Delivery Room Continuous Positive Airway Pressure and Pneumothorax

William Smithhart, Myra H. Wyckoff, Vishal Kapadia, Mambarambath Jaleel, Venkatakrishna Kakkilaya, L. Steven Brown, David B. Nelson, Luc P. Brion

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Abstract

BACKGROUND: In 2011, the Neonatal Resuscitation Program (NRP) added consideration of continuous positive airway pressure (CPAP) for spontaneously breathing infants with labored breathing or hypoxia in the delivery room (DR). The objective of this study was to determine if DR-CPAP is associated with symptomatic pneumothorax in infants 35 to 42 weeks' gestational age. METHODS: We included (1) a retrospective birth cohort study of neonates born between 2001 and 2015 and (2) a nested cohort of those born between 2005 and 2015 who had a resuscitation call leading to admission to the NICU and did not receive positive-pressure ventilation. RESULTS: In the birth cohort (n = 200 381), pneumothorax increased after implementation of the 2011 NRP from 0.4% to 0.6% (P < .05). In the nested cohort (n = 6913), DR-CPAP increased linearly over time (r = 0.71; P = .01). Administration of DR-CPAP was associated with pneumothorax (odds ratio [OR]: 5.5; 95% confidence interval [CI]: 4.4-6.8); the OR was higher (P < .001) in infants receiving 21% oxygen (OR: 8.5; 95% CI: 5.9-12.3; P < .001) than in those receiving oxygen supplementation (OR: 3.5; 95% CI: 2.5-5.0; P < .001). Among those with DR-CPAP, pneumothorax increased with gestational age and decreased with oxygen administration. CONCLUSIONS: The use of DR-CPAP is associated with increased odds of pneumothorax in late-preterm and term infants, especially in those who do not receive oxygen in the DR. These findings could be used to clarify NRP guidelines regarding DR-CPAP in late-preterm and term infants.

Original languageEnglish (US)
JournalPediatrics
Volume144
Issue number3
DOIs
StatePublished - Sep 1 2019

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Delivery Rooms
Continuous Positive Airway Pressure
Pneumothorax
Resuscitation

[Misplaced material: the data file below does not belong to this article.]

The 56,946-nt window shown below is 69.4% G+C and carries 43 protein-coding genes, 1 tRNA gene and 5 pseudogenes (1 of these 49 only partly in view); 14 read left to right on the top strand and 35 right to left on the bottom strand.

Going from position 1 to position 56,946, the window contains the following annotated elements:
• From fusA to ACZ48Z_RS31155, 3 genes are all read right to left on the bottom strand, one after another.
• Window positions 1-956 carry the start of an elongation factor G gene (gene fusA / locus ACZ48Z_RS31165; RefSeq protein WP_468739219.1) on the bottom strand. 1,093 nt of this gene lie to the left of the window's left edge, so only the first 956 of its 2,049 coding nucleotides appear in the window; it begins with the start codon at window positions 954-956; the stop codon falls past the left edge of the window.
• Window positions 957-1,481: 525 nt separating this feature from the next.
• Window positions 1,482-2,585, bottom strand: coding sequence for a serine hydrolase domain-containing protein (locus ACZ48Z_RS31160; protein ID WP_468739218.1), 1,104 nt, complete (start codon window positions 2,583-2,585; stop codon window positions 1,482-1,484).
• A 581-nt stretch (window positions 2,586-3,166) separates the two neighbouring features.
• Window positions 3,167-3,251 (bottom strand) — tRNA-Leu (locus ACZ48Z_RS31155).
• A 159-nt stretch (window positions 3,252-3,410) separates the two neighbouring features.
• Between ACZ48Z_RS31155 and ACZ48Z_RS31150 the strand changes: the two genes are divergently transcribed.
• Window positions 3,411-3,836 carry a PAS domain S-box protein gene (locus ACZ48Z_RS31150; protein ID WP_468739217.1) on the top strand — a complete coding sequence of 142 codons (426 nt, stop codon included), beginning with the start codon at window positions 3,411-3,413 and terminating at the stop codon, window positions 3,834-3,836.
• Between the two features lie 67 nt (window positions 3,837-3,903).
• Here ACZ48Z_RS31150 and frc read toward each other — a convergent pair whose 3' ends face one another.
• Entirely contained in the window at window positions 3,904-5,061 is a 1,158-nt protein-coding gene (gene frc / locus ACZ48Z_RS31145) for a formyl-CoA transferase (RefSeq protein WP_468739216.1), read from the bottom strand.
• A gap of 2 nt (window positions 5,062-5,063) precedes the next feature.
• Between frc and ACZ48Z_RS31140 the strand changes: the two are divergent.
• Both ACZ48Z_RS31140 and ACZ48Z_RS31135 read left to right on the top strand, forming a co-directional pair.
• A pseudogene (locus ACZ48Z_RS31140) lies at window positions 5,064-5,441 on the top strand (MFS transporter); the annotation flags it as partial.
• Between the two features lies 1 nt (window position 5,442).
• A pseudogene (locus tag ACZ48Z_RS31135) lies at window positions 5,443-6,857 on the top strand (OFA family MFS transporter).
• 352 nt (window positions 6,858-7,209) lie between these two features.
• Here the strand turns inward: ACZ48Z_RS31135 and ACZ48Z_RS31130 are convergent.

Odds Ratio
Oxygen
Confidence Intervals
Premature Infants
Gestational Age
Respiration
Parturition
Positive-Pressure Respiration
Cohort Studies
Newborn Infant
Guidelines

ASJC Scopus subject areas

  • Pediatrics, Perinatology, and Child Health

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Delivery Room Continuous Positive Airway Pressure and Pneumothorax. / Smithhart, William; Wyckoff, Myra H.; Kapadia, Vishal; Jaleel, Mambarambath; Kakkilaya, Venkatakrishna; Brown, L. Steven; Nelson, David B.; Brion, Luc P.

In: Pediatrics, Vol. 144, No. 3, 01.09.2019.

Research output: Contribution to journalArticle

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title = "Delivery Room Continuous Positive Airway Pressure and Pneumothorax",
abstract = "BACKGROUND: In 2011, the Neonatal Resuscitation Program (NRP) added consideration of continuous positive airway pressure (CPAP) for spontaneously breathing infants with labored breathing or hypoxia in the delivery room (DR). The objective of this study was to determine if DR-CPAP is associated with symptomatic pneumothorax in infants 35 to 42 weeks' gestational age. METHODS: We included (1) a retrospective birth cohort study of neonates born between 2001 and 2015 and (2) a nested cohort of those born between 2005 and 2015 who had a resuscitation call leading to admission to the NICU and did not receive positive-pressure ventilation. RESULTS: In the birth cohort (n = 200 381), pneumothorax increased after implementation of the 2011 NRP from 0.4{\%} to 0.6{\%} (P < .05). In the nested cohort (n = 6913), DR-CPAP increased linearly over time (r = 0.71; P = .01). Administration of DR-CPAP was associated with pneumothorax (odds ratio [OR]: 5.5; 95{\%} confidence interval [CI]: 4.4-6.8); the OR was higher (P < .001) in infants receiving 21{\%} oxygen (OR: 8.5; 95{\%} CI: 5.9-12.3; P < .001) than in those receiving oxygen supplementation (OR: 3.5; 95{\%} CI: 2.5-5.0; P < .001). Among those with DR-CPAP, pneumothorax increased with gestational age and decreased with oxygen administration. CONCLUSIONS: The use of DR-CPAP is associated with increased odds of pneumothorax in late-preterm and term infants, especially in those who do not receive oxygen in the DR. These findings could be used to clarify NRP guidelines regarding DR-CPAP in late-preterm and term infants.",